This month, in preparation for home buying season, we’ve been sharing ways savers can practice smart spending on their home — whether it’s small upgrades, like LED lights, or bigger upgrades, such as hot water tanks or kitchen appliances. Budgeting for home improvements is a strategy all homeowners, new and old, should adopt. As much as we’d like to cut home maintenance from our monthly budgets, doing so can help us avoid debt and pay our future selves in the long run.
There are two types of home maintenance activities you can build a savings plan for. The first involves regular home maintenance activities that contribute to a smooth running home, such as changing out your furnace filters, replacing light bulbs and sealing your windows and doors to avoid energy loss. These activities should be done on an annual or seasonal basis, as they can improve the appearance of your home, boost your security and decrease your energy consumption.
The second type of home maintenance to budget for are updates needed over a time span of 5 to 10 years — think fridges, broken sump pumps or hot water tanks. If you’re not prepared for these types of repairs or upgrades, you’ll incur much more than a headache and a couple hours of clean up. Homeowners who don’t allocate a certain amount of savings for larger home expenses like these may face a considerable amount of debt down the road when it comes to replacement and repair costs.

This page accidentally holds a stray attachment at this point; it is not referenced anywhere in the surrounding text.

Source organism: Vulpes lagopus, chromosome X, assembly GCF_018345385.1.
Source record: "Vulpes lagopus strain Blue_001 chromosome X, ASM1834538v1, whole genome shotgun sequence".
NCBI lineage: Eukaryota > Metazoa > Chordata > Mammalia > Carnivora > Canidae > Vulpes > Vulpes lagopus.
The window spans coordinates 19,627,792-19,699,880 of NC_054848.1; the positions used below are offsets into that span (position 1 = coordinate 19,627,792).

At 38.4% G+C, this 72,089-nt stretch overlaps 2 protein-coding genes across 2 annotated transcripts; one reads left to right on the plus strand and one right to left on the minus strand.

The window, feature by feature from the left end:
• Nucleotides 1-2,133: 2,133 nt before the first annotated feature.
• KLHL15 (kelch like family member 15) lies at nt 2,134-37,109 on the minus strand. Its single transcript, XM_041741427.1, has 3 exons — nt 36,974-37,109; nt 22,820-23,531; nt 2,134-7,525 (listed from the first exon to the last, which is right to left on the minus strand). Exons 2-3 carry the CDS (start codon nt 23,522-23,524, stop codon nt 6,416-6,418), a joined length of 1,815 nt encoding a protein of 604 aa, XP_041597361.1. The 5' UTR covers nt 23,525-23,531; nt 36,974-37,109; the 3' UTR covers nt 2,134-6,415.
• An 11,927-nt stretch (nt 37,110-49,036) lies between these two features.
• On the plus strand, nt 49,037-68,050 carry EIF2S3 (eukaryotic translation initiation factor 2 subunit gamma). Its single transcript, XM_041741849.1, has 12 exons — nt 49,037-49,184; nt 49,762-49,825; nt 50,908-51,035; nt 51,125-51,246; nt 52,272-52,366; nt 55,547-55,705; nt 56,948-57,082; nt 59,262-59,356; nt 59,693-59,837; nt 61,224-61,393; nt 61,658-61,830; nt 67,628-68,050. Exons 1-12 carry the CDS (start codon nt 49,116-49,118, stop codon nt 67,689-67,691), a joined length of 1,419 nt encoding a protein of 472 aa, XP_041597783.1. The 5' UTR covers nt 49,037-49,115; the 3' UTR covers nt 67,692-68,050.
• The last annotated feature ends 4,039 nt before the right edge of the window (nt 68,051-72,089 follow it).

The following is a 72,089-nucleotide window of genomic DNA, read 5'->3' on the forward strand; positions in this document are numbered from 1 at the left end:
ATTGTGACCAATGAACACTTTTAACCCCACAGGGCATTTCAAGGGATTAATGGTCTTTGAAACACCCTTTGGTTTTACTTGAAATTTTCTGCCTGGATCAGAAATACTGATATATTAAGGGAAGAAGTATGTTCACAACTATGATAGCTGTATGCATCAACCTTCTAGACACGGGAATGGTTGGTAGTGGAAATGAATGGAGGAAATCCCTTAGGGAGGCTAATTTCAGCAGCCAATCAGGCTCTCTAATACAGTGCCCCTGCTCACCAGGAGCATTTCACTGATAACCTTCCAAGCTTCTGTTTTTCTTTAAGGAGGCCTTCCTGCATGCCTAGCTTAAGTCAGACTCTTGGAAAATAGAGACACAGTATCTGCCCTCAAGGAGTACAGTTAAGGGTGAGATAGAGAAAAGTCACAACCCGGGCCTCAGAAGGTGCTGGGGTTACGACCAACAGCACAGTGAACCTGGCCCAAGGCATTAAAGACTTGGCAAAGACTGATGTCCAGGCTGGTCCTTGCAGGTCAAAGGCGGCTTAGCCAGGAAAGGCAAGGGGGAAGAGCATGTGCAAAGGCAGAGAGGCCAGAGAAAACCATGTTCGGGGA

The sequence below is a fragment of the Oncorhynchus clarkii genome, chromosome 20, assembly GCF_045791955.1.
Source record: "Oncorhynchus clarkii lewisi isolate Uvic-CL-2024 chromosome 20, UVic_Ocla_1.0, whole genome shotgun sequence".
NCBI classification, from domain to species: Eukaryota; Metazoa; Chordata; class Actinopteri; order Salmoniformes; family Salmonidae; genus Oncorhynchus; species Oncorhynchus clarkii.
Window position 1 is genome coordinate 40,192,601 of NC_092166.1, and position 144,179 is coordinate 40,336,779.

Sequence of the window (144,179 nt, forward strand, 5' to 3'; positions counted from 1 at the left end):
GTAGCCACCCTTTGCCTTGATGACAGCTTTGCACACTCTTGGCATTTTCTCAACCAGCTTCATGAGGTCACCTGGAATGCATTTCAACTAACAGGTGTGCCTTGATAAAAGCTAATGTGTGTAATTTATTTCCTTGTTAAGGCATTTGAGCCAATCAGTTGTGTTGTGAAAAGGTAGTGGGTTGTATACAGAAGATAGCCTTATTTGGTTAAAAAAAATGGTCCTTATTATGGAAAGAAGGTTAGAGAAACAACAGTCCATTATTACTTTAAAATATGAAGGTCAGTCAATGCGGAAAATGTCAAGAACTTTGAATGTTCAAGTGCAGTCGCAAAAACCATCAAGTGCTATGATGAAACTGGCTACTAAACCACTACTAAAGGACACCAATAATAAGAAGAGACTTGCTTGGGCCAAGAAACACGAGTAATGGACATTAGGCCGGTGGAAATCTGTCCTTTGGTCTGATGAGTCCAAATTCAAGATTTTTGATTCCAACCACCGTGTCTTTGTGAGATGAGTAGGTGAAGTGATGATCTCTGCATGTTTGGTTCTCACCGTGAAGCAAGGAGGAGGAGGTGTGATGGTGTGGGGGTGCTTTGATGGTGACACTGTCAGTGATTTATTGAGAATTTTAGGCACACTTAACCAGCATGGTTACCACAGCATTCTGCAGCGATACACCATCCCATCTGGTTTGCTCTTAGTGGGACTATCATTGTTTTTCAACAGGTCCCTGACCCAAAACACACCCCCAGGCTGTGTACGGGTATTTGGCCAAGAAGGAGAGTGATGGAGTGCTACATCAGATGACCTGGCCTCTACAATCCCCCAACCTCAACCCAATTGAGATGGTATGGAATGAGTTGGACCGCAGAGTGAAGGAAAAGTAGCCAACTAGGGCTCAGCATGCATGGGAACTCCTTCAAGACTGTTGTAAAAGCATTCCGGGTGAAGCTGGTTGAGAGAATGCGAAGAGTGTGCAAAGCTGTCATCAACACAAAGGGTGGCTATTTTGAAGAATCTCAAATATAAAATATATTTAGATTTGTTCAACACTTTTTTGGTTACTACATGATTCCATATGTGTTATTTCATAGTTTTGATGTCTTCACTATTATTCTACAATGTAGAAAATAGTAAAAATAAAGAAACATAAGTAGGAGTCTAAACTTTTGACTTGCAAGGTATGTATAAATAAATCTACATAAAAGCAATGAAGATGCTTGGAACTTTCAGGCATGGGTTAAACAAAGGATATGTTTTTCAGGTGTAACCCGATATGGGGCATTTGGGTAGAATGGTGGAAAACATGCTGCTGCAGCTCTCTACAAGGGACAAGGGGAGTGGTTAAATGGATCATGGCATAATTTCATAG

Other things to consider saving for might also include upgrades to wooden windows and doors, kitchen cabinets or outdated faucets. For example, replacing wooden window frames with vinyl or fibreglass not only improves the energy efficiency of your home, but it can also reduce the amount of upkeep required to maintain them. Steel doors as opposed to wooden doors are another alternative — they tend to be safer, easier to clean and stain, as well as enhance the look of your home. All of these larger upgrades can help modernize your home and make it easier to sell one day.
To make sure you’re prepared, we recommend setting up a “big ticket” home maintenance account as well as a “smaller ticket” home maintenance account. If you’re not sure how much money you should be setting away each month for home costs, try using the one per cent rule of thumb. According to this rule, one per cent of the purchase price of your home should be set aside each year for ongoing maintenance. For example, if your home cost $300,000, you should budget $3,000 per year for maintenance.
While this rule of thumb can give you a ballpark estimate of annual maintenance costs, it doesn’t consider other factors that go into maintenance required for a home. There are several environmental or situational factors that can impact the cost of maintenance and repairs to your home, including: age, location and the type of home you have (single-family vs. attached). So be sure to include these elements in your estimate. Your home is one of the biggest investments you can make and if cared for properly, it can provide for you long after your possession date.
At Motive Financial, we understand that you work hard for your money and want to see it grow. That’s why we believe in the benefit of starting small and growing your savings over time — by providing relevant information on today’s financial landscapes, as well as better rates and easy to use products. Our number one goal is to see you reach your savings goals, whatever they may be.